Super Diver is using his SL-17B with a wet suit and decided he did not need an EGS system because he was only diving in 40 feet of water. Topside lowers a 1000 lb concrete clump to the bottom and it settles on right on top of the divers umbilical about 10 feet from him. The diver inhales and suddenly feels the high inhalation resistance, he immediately exhales and tries to inhale again and realizes that not only is there no air but his lungs are empty. At that very moment, the divers need for air is “great” and if he could suddenly inhale he would demand (suck) air much faster than a little old ¼” pneumo hose could deliver. In disbelief the diver tries one more time and only manages to suck water into the helmet thru the neck dam he finally confirms what he already knew, “There is No Air!” WOW” “what’s a diver to do”? Lets check our options he can’t tell topside because he has nothing in his lungs to make the vocal cords wiggle, and he can’t resort to line pull signals without getting to the free end of the umbilical on the other side of the clump. Taking the helmet off is not an option, or is it. The diver then makes the decision, and charges over the clump, grabs the umbilical, and starts frantically jerking in the hope the tender will figure out what happened. Now even if the diver were to stick the pneumo under the neck dam how would topside know to give him air? It’s only been 10 seconds since the diver lost air, but because his lungs are empty the diver is really starving and is now in a full-blown panic. He involuntarily inhales, and draws water up into the helmet from the neck dam again while at the same time choking and sputtering, now the helmet is about half full of water and the water is sloshing around, the water in helmet is cold and makes his head feel like a lead weight. Another 5 seconds pass and he realizes he cannot hold his breath because he does not have any breath to hold. “Think about it!” There is a big difference between holding your breath with a lung full air, and holding your breath with your lungs empty. At this point, he inhales again and the helmet is now full of water, the diver frantically rips at the yoke clamp and latch catch, and gets the helmet off. It’s only been 25 seconds since the last exhale but seems like an eternity. With the helmet off, he has now increased his weight by about 28 lbs because that’s what the helmet weighs when void of air and full of water. He grabs the umbilical and starts to climb and then he feels something is holding him, he suddenly realizes! &%$% the snap shackle!! Oh no!! , Another 5 seconds passes as he fumbles with the shackle, adrenaline is pumping, his head is pounding, he starts ripping at the snap shackle, then suddenly everything feels fine and things become surreal as he drifts back and lays on the clump next to his helmet. It’s only been 33 seconds.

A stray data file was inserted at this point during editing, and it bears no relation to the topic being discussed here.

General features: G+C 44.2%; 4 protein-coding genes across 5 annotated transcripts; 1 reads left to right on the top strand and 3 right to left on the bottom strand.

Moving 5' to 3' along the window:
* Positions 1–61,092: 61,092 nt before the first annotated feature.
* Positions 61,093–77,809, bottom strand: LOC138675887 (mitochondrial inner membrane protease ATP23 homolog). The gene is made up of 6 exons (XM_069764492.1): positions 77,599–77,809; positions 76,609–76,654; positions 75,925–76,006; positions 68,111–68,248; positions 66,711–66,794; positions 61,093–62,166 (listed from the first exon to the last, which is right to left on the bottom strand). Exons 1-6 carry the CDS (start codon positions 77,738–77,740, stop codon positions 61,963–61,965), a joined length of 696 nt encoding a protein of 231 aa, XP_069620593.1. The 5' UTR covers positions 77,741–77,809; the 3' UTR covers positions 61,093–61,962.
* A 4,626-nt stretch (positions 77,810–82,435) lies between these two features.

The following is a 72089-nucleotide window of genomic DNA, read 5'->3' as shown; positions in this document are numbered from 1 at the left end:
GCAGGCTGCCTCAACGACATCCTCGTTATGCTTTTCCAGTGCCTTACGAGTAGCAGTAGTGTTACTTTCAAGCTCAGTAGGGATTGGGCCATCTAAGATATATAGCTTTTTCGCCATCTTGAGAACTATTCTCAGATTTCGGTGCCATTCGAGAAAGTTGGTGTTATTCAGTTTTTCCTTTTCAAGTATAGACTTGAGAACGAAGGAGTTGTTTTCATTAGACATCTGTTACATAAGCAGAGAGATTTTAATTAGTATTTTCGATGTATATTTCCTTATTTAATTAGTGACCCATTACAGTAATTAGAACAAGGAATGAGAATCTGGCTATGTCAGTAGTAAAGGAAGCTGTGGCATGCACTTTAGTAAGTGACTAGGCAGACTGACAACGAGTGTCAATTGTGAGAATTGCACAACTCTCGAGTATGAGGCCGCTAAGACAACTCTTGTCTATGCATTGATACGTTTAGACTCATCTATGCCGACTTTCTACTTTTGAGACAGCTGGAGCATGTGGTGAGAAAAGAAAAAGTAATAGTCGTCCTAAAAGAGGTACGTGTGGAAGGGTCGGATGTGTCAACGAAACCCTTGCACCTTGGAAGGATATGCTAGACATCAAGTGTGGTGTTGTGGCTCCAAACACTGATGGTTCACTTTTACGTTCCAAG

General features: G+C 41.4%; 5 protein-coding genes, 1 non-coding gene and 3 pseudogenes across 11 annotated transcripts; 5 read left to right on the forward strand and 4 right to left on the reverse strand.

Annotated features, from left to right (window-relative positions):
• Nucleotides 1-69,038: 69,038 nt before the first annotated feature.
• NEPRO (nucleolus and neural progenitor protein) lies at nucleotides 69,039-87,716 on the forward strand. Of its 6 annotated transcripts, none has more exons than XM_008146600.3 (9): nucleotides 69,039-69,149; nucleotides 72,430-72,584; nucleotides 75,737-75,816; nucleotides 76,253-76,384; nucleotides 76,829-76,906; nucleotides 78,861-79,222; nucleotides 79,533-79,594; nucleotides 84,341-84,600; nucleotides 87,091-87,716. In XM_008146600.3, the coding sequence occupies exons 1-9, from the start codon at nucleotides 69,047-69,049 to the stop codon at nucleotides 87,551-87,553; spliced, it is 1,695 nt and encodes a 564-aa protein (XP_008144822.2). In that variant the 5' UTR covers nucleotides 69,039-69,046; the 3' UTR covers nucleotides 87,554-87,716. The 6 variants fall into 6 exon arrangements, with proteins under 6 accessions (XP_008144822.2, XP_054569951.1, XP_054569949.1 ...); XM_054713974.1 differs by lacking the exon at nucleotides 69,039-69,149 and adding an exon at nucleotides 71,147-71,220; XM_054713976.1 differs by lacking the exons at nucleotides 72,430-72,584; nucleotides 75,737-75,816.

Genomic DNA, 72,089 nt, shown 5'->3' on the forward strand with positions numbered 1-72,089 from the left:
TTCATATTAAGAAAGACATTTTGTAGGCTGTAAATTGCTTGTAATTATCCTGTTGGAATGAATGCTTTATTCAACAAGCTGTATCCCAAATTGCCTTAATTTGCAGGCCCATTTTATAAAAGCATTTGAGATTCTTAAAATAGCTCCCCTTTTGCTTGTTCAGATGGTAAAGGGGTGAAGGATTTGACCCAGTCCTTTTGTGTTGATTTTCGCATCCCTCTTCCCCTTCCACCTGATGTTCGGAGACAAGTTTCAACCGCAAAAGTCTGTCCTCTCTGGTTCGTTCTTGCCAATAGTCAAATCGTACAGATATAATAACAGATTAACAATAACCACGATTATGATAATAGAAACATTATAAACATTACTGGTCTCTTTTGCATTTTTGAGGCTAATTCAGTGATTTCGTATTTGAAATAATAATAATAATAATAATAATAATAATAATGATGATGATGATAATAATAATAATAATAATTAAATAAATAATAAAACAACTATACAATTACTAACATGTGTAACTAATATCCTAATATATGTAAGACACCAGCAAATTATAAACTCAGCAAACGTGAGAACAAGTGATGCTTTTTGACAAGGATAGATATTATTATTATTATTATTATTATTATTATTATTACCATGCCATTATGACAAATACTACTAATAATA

Meanwhile, topside, amidst the noise of the crane and compressor, the tender realizes that there must be something wrong with the communication box because they cannot hear the diver breathing. Topside makes several attempts to communicate while at the same time the tender tries line pull signals. The tender suddenly realizes there are no bubbles! It’s now been 50 seconds.

The supervisor orders air to the pneumo, and the standby into the water. The standby diver was really quick, he finished getting dressed in 20 seconds and made it to the diver in 1 minute. Once there, he noticed Super Diver with his helmet lying next to him. The standby diver ordered up on the clump and was able to clear the umbilical within 30 seconds it then took another minute to re-shackle the diver and tie the helmet off to keep it from tangling, then another 2 minutes to get the diver to the surface because the standby was trying to maintain an airway on Super Diver to keep him from embolizing. After hitting the surface it took another minute for up and over on deck. All in all it’s been about 6 minutes since Super Diver took his last breath, to now laying on his back having CPR. What do you think his chances are? The above times would be about as short as possible and in the real world it would probably take quite a bit longer.

Now let’s look at the same scenario with a fully functional, properly configured EGS system. When Super Diver’s umbilical got pinched and the he could not inhale, he immediately opened the EGS valve on the side block and took a couple deep breaths to come off the adrenaline rush, notified topside he was on EGS, because he lost gas. In short order topside figured out about the pinched umbilical, picked up the clump, and had Super Diver clear the umbilical, shut the EGS then test the normal supply, and resume breathing on normal supply. After that, the dive was terminated and Super Diver surface normally as directed by topside. All this took less than 2 minutes. Is using the pneumo viable? You make the call!